The odds of a high school athlete making it to the pros are miniscule, but for the select group of elite players who have the potential to play at the professional level, the Wharton School and the NFL are partnering to give them a leg up on how to handle business and life issues.
The NFL-Wharton Prep Leadership Program is a three-day workshop that will provide top-notch high school athletes with leadership training and instruction from Wharton professors and NFL executives. The program, held June 25 to 27 at the Wharton School, will provide student athletes with a crash course in business and personal finance, the role of financial advisors, and development of leadership skills.
“We’re certainly not promising them the world in a three-day program, but it’s a beginning,” says Kenneth Shropshire, a professor of legal studies and business ethics at Wharton and faculty director of the Wharton Sports Business Initiative (WSBI).
Applications to the program are being accepted at the WSBI website through Thursday, March 15. The program is open to male and female athletes who play any sport—not just football—and will be seniors during the 2012-13 school year.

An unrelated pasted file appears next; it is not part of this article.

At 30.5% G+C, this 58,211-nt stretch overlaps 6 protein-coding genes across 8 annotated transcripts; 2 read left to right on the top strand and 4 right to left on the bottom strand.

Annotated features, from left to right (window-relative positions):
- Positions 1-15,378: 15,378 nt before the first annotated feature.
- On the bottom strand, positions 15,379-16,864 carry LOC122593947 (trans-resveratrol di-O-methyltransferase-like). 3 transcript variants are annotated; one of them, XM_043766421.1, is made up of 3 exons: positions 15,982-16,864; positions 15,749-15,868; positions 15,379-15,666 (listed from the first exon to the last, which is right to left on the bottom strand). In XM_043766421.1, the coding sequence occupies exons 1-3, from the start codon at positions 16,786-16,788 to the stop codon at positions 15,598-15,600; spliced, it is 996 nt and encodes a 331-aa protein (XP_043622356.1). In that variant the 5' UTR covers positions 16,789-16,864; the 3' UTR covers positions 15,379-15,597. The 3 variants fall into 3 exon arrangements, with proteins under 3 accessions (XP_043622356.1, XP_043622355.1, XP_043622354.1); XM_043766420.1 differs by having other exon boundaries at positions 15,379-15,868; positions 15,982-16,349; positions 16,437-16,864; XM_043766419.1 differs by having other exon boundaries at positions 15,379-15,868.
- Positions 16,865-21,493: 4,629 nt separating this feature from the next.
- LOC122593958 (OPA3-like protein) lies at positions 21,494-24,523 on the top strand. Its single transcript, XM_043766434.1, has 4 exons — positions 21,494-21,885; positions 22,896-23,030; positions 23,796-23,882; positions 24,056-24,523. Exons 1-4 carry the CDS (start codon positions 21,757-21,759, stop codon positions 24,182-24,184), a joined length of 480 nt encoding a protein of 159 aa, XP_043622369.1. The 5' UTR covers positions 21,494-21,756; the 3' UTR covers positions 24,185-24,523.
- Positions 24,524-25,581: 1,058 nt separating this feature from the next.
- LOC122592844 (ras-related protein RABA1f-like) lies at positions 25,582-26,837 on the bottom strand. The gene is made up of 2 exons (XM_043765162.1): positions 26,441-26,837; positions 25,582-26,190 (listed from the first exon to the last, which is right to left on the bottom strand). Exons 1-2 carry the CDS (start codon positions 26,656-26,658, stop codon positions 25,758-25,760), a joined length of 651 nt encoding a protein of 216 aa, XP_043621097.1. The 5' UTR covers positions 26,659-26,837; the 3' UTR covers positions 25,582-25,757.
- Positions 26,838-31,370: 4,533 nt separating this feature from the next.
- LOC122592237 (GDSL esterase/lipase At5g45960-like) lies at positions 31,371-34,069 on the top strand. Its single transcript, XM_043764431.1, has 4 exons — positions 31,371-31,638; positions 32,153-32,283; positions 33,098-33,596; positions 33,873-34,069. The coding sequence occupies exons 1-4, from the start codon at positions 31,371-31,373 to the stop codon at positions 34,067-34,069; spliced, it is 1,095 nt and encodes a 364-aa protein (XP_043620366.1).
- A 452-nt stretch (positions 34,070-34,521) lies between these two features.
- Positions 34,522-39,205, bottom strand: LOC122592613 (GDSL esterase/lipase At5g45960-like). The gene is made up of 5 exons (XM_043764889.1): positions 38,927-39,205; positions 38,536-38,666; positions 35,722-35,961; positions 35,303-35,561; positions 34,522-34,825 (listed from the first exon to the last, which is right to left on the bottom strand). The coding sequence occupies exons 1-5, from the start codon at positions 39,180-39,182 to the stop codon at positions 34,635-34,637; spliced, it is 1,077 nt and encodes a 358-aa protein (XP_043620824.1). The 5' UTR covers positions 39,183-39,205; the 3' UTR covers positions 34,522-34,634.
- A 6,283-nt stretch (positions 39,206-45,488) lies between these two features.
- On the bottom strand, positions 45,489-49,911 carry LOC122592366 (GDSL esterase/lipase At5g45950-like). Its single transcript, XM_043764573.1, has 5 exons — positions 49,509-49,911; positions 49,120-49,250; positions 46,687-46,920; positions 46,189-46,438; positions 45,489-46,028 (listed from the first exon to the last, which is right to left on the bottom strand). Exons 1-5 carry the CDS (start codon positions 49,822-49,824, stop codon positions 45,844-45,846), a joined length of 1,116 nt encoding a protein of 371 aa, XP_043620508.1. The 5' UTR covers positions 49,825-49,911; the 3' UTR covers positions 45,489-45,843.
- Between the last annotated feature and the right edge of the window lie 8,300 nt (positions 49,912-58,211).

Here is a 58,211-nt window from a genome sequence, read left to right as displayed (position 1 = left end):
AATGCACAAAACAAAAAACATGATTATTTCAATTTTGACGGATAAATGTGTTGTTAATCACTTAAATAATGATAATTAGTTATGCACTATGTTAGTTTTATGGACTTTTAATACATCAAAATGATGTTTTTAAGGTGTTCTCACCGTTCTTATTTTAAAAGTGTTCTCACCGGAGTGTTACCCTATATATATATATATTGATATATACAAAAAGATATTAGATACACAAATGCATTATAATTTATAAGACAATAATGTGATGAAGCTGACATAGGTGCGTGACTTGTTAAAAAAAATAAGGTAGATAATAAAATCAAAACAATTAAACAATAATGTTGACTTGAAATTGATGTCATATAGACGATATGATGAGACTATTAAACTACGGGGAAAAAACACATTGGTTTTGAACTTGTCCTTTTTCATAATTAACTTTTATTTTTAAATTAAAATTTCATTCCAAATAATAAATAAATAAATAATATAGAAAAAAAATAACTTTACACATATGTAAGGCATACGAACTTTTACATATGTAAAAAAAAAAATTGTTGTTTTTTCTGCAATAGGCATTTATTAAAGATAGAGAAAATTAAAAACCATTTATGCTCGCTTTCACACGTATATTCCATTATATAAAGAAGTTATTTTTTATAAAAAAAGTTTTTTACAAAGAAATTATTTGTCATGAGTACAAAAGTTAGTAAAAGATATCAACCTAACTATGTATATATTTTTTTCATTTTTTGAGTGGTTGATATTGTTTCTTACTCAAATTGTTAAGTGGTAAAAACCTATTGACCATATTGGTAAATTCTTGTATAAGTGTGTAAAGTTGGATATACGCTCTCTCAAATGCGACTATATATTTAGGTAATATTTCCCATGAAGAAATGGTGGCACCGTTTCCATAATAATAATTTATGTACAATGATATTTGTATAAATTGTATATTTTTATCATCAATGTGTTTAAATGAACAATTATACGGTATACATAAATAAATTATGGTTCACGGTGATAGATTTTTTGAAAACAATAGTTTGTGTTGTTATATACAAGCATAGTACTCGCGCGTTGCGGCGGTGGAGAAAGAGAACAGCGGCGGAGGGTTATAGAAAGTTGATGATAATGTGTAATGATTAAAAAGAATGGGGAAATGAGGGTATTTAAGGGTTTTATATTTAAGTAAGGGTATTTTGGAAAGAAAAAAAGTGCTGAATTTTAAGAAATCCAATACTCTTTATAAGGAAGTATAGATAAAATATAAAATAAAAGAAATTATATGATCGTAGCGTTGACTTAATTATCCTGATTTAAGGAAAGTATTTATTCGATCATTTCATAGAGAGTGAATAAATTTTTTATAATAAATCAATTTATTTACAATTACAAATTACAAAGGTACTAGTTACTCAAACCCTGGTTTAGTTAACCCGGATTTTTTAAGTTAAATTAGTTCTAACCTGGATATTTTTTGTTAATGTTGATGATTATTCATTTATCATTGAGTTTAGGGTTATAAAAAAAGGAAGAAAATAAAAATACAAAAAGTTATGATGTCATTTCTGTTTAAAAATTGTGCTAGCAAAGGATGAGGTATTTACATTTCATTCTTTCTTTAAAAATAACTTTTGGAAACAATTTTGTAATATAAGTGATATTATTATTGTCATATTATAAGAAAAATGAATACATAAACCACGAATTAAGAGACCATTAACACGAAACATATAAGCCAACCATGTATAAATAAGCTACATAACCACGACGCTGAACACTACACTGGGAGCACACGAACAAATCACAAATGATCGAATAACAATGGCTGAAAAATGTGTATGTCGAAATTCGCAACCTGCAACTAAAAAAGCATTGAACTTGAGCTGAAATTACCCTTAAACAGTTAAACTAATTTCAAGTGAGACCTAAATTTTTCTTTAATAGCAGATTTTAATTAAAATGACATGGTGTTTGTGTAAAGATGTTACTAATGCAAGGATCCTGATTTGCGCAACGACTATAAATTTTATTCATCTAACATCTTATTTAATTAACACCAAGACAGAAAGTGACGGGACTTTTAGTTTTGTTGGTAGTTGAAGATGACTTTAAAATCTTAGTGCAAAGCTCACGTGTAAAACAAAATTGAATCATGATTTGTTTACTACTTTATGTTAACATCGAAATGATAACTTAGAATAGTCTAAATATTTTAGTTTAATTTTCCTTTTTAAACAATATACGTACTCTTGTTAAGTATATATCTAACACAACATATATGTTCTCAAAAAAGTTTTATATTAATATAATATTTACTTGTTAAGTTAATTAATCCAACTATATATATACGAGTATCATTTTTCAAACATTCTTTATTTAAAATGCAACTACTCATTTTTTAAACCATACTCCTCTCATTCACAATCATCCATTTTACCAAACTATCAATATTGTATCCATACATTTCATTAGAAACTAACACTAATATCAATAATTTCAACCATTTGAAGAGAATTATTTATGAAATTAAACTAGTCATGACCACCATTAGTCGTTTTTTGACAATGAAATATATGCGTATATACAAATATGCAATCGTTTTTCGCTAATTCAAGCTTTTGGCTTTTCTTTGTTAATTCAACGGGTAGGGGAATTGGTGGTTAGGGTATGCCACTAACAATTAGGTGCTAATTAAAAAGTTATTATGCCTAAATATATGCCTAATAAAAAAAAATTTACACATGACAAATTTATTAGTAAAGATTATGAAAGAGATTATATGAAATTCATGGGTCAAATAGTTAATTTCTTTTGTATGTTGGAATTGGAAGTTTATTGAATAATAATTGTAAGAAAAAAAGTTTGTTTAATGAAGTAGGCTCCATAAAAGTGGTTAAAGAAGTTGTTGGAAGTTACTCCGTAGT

Thirty-six student athletes will be selected based upon academics, athletic experience, leadership activities, coach and teacher recommendations, and personal essays.
Shropshire says by reaching out to student athletes early, the program hopes to give them the tools they need to handle the pressures and temptations of the life of a professional athlete. Students will also learn about leadership, inside and outside of athletics.
“There was great leadership potential in people like [former New York Knick and New Jersey Senator] Bill Bradley, [Penn alumnus and Intel Corporation Director] Dave Pottruck, and President Barack Obama—people who were involved in sports and went on to be leaders,” he says.
The Prep Leadership Program is an extension of Wharton’s Executive Education Program with the NFL. Started in 2005, the executive program is aimed at helping former professional athletes transition from the sports world to the business world.